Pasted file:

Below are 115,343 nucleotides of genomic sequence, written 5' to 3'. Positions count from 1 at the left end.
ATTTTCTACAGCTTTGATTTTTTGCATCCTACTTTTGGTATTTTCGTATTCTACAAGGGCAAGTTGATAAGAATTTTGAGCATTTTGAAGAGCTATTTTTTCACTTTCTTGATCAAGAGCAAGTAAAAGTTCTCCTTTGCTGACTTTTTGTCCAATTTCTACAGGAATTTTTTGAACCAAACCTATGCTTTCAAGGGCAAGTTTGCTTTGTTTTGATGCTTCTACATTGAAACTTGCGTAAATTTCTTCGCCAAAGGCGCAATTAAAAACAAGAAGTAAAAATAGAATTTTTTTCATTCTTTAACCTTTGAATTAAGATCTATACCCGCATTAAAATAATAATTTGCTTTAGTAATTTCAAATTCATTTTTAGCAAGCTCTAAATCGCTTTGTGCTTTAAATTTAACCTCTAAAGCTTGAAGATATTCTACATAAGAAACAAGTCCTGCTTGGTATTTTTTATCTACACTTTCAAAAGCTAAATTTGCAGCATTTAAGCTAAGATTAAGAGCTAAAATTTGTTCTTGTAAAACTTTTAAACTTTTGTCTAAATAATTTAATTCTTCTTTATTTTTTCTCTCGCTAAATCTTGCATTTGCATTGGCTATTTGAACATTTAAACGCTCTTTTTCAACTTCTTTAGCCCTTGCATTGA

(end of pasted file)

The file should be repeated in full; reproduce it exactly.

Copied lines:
Below are 115,343 nucleotides of genomic sequence, written 5' to 3'. Positions count from 1 at the left end.
ATTTTCTACAGCTTTGATTTTTTGCATCCTACTTTTGGTATTTTCGTATTCTACAAGGGCAAGTTGATAAGAATTTTGAGCATTTTGAAGAGCTATTTTTTCACTTTCTTGATCAAGAGCAAGTAAAAGTTCTCCTTTGCTGACTTTTTGTCCAATTTCTACAGGAATTTTTTGAACCAAACCTATGCTTTCAAGGGCAAGTTTGCTTTGTTTTGATGCTTCTACATTGAAACTTGCGTAAATTTCTTCGCCAAAGGCGCAATTAAAAACAAGAAGTAAAAATAGAATTTTTTTCATTCTTTAACCTTTGAATTAAGATCTATACCCGCATTAAAATAATAATTTGCTTTAGTAATTTCAAATTCATTTTTAGCAAGCTCTAAATCGCTTTGTGCTTTAAATTTAACCTCTAAAGCTTGAAGATATTCTACATAAGAAACAAGTCCTGCTTGGTATTTTTTATCTACACTTTCAAAAGCTAAATTTGCAGCATTTAAGCTAAGATTAAGAGCTAAAATTTGTTCTTGTAAAACTTTTAAACTTTTGTCTAAATAATTTAATTCTTCTTTATTTTTTCTCTCGCTAAATCTTGCATTTGCATTGGCTATTTGAACATTTAAACGCTCTTTTTCAACTTCTTTAGCCCTTGCATTGA